“Cayden,” she said softly stepping close, “it makes sense you’re nervous.  This is your home, your place of business.  It’s you.  Or at least it’s a side of you I haven’t seen and – it’s different with me, right?  I’m your -.”  She frowned.  “What am I?”

God, he loved her for understanding.  “You’re mine,” he replied then kissed her.

From Metatron’s Army

From Adjudication, this is one of two simultaneous intimacy scenes I had going.

The other is in Promotion, Book 11 in the series.

“Well,” he drawled, drawing a finger over the tattoo, smiling when she shivered.  “I think the waiting is over because after this?  Telling you?  I don’t feel conflicted.”

“Because I understand?”

“Because you know you’re mine.”

“And you don’t share,” she replied, her serious tone belying her amusement.

“Damn straight,” he said then kissed her.  Passionately, the bulge in his pants letting her know he was about to drive the point home.

This article is cross posted on metatronsarmy.com.

COLONY UPDATE: ADRIFT

I’m happy to announce that Adrift, first Sequence in the Colony Series is in the hands of the beta reader.

Though there is plenty of work still to be done I anticipate a late March 2021 release.

I was pleasantly surprised but very happy with how this complex story launching the series came together.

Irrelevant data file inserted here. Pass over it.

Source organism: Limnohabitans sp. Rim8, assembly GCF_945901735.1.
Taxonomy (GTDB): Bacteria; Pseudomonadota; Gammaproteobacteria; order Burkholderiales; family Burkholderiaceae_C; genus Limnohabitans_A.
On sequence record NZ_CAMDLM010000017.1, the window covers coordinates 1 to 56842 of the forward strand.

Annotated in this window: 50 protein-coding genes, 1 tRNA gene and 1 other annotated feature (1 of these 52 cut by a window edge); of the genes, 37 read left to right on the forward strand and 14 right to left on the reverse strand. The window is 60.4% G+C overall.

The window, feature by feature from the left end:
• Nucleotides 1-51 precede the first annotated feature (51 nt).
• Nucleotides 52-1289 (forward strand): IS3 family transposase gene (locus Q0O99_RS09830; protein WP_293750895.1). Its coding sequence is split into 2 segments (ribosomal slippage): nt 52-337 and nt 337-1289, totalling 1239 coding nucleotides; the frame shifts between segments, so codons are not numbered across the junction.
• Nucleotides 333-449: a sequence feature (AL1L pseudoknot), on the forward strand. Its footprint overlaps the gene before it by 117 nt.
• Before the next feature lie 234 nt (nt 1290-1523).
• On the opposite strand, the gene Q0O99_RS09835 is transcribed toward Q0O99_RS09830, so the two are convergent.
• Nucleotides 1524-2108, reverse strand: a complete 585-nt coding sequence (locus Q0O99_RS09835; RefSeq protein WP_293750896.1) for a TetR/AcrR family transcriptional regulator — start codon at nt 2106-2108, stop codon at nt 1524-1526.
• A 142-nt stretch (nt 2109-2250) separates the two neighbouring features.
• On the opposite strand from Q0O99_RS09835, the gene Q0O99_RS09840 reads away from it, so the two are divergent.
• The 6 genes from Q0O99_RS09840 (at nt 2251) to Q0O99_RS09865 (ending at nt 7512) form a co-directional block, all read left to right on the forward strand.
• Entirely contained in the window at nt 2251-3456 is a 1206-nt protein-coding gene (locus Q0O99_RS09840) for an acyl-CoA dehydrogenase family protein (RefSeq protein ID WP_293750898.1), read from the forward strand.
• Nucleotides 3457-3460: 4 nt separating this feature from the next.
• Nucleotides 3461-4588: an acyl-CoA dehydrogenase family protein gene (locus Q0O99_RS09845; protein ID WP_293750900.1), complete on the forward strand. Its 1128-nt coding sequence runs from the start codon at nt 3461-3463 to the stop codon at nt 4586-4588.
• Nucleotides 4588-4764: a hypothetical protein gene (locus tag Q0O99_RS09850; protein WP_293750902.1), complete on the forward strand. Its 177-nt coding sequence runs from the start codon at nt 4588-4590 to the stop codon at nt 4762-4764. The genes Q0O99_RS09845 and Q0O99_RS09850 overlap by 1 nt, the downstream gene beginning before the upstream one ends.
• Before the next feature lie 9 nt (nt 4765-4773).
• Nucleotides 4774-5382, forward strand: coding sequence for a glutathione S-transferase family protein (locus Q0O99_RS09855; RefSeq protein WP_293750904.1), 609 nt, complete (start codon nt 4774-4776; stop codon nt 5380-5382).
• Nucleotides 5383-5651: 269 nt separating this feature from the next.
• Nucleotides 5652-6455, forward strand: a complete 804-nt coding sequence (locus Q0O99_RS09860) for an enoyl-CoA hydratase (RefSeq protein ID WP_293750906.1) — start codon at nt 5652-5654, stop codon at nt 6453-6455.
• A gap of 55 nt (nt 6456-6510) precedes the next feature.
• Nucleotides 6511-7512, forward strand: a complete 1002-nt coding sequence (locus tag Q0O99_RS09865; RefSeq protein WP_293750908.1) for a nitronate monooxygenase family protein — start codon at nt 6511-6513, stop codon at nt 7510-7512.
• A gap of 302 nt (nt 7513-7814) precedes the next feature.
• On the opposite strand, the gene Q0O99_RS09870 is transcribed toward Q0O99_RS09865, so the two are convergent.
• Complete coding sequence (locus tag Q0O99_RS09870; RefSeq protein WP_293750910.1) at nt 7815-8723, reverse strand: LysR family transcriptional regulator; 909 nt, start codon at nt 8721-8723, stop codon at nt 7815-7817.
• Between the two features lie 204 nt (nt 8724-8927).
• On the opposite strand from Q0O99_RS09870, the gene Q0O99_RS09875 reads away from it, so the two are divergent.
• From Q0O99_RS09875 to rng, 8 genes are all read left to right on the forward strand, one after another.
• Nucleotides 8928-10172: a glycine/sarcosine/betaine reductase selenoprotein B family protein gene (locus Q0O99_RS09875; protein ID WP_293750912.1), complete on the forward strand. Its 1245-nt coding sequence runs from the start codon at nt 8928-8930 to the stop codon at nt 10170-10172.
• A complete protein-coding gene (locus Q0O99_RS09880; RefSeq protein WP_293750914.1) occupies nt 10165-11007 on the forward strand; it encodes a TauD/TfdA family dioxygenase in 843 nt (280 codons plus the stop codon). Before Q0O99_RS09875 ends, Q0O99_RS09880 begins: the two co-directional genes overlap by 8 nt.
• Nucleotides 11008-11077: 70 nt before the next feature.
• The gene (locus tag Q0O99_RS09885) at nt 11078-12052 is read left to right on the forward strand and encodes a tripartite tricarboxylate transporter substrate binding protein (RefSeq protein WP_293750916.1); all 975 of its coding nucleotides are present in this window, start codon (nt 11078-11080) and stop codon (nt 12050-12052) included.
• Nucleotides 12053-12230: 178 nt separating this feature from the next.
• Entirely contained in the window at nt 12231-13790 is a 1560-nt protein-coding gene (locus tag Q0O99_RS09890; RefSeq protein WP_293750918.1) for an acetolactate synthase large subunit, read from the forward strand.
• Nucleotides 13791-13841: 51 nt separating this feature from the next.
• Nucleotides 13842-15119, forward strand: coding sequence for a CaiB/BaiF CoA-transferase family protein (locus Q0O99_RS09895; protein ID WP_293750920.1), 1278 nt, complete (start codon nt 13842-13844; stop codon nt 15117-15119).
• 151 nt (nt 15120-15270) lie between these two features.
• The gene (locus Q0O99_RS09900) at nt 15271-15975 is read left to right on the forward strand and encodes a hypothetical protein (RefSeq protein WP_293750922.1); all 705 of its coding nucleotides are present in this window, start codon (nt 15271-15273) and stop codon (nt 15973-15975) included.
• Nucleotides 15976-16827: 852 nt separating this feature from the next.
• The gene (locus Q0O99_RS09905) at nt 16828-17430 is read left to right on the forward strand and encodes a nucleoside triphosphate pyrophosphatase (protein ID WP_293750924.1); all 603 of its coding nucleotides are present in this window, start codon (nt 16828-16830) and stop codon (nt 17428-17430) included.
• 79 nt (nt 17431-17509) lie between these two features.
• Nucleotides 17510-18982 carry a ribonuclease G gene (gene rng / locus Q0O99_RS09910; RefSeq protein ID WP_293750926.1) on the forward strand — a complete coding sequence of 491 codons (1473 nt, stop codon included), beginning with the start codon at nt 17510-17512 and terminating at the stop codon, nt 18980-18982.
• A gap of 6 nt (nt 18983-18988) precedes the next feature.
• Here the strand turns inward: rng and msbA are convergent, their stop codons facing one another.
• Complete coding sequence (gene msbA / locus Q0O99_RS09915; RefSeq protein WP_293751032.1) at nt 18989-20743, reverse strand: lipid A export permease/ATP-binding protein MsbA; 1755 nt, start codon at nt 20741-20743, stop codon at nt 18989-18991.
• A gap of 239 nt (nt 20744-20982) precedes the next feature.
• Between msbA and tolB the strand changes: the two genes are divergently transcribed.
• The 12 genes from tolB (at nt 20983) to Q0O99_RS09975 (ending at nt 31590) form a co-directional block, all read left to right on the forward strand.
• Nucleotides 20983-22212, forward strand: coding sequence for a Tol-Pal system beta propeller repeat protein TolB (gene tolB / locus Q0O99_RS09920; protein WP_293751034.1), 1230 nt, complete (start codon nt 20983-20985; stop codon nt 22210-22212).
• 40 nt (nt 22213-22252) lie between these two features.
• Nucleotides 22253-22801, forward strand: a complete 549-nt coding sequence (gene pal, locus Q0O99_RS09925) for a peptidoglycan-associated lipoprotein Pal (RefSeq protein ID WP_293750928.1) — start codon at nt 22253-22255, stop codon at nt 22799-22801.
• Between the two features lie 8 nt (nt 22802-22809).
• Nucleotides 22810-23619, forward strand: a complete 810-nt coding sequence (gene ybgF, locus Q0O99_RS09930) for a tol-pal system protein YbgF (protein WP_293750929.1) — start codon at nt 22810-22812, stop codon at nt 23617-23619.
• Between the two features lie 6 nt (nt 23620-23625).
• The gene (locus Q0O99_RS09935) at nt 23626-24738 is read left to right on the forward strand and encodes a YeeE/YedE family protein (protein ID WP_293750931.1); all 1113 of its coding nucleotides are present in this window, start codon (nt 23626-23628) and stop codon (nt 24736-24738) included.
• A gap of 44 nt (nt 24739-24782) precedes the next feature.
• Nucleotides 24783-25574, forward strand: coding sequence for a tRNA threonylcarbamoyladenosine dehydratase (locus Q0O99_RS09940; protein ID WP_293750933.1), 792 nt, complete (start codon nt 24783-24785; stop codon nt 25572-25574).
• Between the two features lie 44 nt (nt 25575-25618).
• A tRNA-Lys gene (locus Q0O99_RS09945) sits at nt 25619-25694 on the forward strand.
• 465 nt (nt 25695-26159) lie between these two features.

Though I had a general idea of where it was going, for the first several weeks I had only one plot line and three characters to work with.

The story unfolded itself to me as I went along.

As with all my work I focused on the characters that make up this story.

Though the setting is sci-fi the characters face many of the challenges faced by humans throughout history.

I enjoyed getting to know my characters as I wrote the story.

  • Who are they?
  • What motivated them to be part of a deep space terra forming effort?

What kind of person sets out on a trip that isn’t just one-way but may not even succeed?

In this series I work with characters who are one step beyond passionate.

What some might call obsessed.

  • How do they handle adversity?
  • What do they consider when doing a cost benefits analysis?
  • How do they live with the consequences of their actions?

I will be releasing additional information about the Colony Series in the near future.

I am on track to release Lessons From the Edge: An Author’s Guide to Metatron’s Army Spring 2021.

I am also working on new material for the Dragon Core Series.

I’ve missed working on this series but made good use of my time away from it as I solidified plot elements and dealt with changes in the character line up.

I anticipate the next Dragon Core story to be available Late Summer/Early Autumn 2021.